• 1992 - Permanent Headquarters Established Club purchased the Old Milwaukee Depot in Missoula, Montana, and established its fourth permanent national headquarters.
  • 1993 - Funded First Endowed Professorship Chair The Club funded its first endowed professorship chair at the University of Montana to guide graduate-student research and offer public service in the fields of wildlife conservation and ecosystem management. Instrumental in fund raising were Club members Paul Webster, Dr. Daniel Pletcher, John Poston, William Searle, and many others. Presently, there are B&C professorships at the University of Montana, Texas A&M, Oregon State University, and Michigan State University.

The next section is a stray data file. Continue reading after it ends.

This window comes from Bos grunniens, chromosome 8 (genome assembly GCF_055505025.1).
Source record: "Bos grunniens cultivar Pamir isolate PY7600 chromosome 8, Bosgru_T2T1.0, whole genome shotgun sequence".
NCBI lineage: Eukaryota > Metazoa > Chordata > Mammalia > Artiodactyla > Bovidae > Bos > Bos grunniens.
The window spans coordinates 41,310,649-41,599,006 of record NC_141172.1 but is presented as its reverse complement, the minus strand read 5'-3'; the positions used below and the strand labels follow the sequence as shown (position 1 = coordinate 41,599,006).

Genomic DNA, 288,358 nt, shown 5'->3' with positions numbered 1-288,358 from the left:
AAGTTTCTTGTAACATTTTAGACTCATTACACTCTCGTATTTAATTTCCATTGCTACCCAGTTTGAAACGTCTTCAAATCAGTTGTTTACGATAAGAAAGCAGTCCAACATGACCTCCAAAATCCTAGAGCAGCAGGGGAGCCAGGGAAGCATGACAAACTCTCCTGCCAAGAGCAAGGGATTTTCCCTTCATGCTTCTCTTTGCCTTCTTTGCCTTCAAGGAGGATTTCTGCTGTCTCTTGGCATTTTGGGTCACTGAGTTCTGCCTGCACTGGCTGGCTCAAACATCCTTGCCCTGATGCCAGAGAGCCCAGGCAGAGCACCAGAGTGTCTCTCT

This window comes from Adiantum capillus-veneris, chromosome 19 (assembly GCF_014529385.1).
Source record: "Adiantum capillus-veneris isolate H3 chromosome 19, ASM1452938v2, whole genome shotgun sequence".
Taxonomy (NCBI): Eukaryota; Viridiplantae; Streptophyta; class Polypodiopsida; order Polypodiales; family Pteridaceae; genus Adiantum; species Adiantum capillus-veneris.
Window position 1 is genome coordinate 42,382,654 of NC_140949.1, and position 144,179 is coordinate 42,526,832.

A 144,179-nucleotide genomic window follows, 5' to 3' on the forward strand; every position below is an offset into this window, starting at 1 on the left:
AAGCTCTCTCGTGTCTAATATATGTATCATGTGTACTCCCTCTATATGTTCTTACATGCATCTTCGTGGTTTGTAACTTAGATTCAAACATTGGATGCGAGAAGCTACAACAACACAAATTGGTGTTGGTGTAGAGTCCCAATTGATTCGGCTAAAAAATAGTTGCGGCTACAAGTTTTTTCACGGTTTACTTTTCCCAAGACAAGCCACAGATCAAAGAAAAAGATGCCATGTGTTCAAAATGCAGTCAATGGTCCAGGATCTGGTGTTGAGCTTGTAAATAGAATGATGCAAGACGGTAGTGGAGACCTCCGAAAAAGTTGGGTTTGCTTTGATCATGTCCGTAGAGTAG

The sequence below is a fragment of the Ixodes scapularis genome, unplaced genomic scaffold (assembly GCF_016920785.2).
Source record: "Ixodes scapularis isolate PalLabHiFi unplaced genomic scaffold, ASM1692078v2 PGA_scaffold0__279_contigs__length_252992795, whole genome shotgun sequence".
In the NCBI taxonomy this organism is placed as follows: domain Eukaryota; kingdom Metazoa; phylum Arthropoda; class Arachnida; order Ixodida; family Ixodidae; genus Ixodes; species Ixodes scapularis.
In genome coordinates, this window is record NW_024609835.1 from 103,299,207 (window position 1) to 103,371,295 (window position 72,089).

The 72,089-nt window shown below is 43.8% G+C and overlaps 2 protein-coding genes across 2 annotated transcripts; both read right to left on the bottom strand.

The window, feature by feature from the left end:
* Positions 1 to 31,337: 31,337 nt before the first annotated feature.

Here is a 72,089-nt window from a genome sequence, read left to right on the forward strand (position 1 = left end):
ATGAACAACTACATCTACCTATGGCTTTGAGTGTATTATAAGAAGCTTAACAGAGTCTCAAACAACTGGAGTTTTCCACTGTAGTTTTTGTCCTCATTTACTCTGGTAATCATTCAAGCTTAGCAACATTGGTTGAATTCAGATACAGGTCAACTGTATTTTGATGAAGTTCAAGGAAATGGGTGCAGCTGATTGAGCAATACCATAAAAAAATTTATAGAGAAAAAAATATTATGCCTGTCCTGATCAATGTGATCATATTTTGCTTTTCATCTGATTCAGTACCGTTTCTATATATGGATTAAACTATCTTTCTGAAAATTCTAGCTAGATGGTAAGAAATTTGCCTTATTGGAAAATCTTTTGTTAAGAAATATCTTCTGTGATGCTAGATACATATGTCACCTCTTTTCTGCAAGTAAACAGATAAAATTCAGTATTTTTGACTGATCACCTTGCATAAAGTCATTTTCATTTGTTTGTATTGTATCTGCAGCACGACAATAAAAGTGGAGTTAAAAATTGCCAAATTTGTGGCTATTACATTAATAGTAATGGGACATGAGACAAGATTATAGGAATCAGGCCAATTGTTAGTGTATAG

• 1994 - Fair Chase Magazine Published First issue of the Club’s Fair Chase magazine published during the winter quarter. Fair Chase magazine is the official publication of record of B&C and is the primary benefit of the Club’s Associates Program. That same year, the B&C Lifetime Associates designation was offered.
  • 1995 - Wildlife Habitat Incentives Program Conceptualized and wrote legislation for the Wildlife Habitat Incentives Program, a program to share with private landowners the cost of fish and wildlife habitat restoration and enhancement.
  • 1999 - Sky Lake Wildlife Management Area Worked to establish Mississippi’s Sky Lake Wildlife Management Area, the largest stand of ancient cypress in the world.
  • 2000 - American Wildlife Conservation Partners (AWCP) Founded Boone and Crockett Club president, Daniel Pedrotti invited leaders of all conservation organizations to its headquarters in Missoula, Montana, for a unifying summit, facilitated by Dr. Jack Ward Thomas, Kathy Thomas, and Stephen Mealey. In 2001 the AWCP published Wildlife for the 21st Century and presented the document to President George W. Bush, which outlined a number of the group’s visions, including the Healthy Forest Restoration Act.